Frances Marion Davis Plaisted was the daughter of William E. Davis and Minnie Rowell Davis.
William Davis was born in July of 1864 in Sunapee, NH. He was orphaned early and taken in, along with his sisters, by his Aunt Hannah Foss. Hannah was also raising another deceased sister’s son, Samuel Walter Foss, who became a poet of some note. His most famous line: “Let me live in a house by the side of the road and be a friend to man.” http://en.wikipedia.org/wiki/Sam_Walter_Foss
Fran’s mother, Minnie Rowell, was born in July 1865 in Claremont, NH. Growing up, Minnie was called the “Belle of Claremont.” Her cheeks were so rosy that her friends would “try to rub off the color, to no avail.” Like many of her friends, she loved to climb the local mountains. But, no matter how tired she was from a Saturday hike, her father made sure everyone went to church on Sunday morning.
William and Minnie’s first child was Rena, born in 1888; their second was Hollon, born in 1890. Frances Marion Davis was born at home in Malden, Massachusetts on February 14, 1892 – a Valentine’s baby. She was a “blue baby” and so small they wrapped her up and placed her in front of the oven door. Then came Dorothy and Vesta, who would die of black diptheria as toddlers. Ruth would come along in 1898.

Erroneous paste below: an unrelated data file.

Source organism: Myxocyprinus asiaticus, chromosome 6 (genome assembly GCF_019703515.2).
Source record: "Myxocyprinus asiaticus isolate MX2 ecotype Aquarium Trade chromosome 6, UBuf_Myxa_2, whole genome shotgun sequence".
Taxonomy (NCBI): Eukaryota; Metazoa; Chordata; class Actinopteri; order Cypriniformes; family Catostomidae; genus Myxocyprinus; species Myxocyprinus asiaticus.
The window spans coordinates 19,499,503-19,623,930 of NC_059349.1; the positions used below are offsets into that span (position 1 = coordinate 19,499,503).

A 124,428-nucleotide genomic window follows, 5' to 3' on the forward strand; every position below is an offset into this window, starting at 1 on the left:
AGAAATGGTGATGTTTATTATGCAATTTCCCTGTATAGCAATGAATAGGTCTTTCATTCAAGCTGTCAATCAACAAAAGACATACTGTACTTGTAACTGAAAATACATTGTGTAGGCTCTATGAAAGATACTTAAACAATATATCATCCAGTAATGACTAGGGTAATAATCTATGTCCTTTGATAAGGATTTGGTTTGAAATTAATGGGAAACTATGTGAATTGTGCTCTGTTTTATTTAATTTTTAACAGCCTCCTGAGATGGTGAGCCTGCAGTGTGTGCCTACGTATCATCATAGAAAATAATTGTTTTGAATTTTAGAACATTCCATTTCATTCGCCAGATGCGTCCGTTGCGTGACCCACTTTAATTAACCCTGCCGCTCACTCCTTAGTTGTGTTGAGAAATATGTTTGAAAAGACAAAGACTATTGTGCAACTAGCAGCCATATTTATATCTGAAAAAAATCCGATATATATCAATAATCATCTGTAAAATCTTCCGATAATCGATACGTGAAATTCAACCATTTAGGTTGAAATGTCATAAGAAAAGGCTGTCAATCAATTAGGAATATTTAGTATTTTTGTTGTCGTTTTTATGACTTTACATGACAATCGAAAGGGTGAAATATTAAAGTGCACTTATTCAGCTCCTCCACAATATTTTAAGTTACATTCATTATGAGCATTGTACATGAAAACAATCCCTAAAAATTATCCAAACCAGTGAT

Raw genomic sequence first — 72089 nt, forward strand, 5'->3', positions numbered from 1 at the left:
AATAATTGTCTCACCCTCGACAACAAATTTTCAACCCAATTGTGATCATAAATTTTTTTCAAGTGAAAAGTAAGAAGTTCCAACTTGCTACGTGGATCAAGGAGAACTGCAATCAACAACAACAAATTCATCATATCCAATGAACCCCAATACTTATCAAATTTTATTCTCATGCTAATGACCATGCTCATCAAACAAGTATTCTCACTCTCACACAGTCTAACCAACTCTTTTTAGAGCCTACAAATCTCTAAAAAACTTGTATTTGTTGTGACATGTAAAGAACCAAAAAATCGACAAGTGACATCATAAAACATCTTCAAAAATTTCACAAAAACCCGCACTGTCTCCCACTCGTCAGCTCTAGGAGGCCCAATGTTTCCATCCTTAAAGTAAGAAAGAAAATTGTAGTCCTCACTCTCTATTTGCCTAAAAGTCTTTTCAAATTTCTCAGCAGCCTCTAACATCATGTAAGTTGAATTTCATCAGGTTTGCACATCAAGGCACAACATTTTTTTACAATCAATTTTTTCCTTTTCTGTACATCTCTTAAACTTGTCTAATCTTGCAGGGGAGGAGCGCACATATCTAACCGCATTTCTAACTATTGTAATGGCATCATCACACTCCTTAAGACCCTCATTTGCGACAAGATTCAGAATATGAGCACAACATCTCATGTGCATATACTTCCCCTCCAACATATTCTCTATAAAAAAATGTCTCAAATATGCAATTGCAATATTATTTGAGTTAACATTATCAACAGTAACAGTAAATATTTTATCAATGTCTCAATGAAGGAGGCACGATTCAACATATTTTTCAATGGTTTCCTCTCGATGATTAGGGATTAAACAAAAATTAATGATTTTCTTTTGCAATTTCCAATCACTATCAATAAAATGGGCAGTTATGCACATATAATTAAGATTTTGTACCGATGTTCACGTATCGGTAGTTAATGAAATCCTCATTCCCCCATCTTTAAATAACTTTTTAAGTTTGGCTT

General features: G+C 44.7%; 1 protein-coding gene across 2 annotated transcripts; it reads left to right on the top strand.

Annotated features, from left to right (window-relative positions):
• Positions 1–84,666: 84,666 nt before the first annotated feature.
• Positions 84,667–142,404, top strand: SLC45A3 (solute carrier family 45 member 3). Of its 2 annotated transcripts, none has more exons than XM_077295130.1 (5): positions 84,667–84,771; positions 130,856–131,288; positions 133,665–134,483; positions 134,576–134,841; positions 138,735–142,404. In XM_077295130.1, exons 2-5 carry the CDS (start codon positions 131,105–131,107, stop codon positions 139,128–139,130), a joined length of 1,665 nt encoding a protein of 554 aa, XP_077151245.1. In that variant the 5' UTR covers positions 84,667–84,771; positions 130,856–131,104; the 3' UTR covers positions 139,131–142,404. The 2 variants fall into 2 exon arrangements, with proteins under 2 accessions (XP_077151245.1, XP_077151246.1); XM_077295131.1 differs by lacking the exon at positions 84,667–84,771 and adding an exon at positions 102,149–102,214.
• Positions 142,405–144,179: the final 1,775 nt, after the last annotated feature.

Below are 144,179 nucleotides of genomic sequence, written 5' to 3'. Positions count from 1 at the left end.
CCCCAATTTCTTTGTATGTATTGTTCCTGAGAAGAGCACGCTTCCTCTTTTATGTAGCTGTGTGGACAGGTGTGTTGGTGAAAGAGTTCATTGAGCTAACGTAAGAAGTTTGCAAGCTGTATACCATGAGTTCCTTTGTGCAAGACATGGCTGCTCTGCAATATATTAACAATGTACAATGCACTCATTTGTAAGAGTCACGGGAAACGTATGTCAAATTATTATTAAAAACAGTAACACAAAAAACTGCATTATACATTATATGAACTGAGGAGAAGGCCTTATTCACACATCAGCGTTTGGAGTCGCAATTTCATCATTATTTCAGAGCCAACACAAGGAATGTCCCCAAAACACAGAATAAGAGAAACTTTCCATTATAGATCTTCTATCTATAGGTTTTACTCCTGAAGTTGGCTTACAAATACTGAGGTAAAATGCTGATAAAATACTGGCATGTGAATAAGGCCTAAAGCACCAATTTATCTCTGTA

Frances was named after her maternal grandmother, Frances Perry. Her maternal grandfather, Granville Rowell, owned the Auburn Brush and Mop Company near the Androscoggin Bridge in Auburn, Maine, where they had moved from Claremont, NH. They lived at 148 Summer Street and attended the Court Street Baptist Church, where there is a stained glass window dedicated to Granville, who served as deacon for many years. They took care of Rena, the oldest Davis child for much of her youth.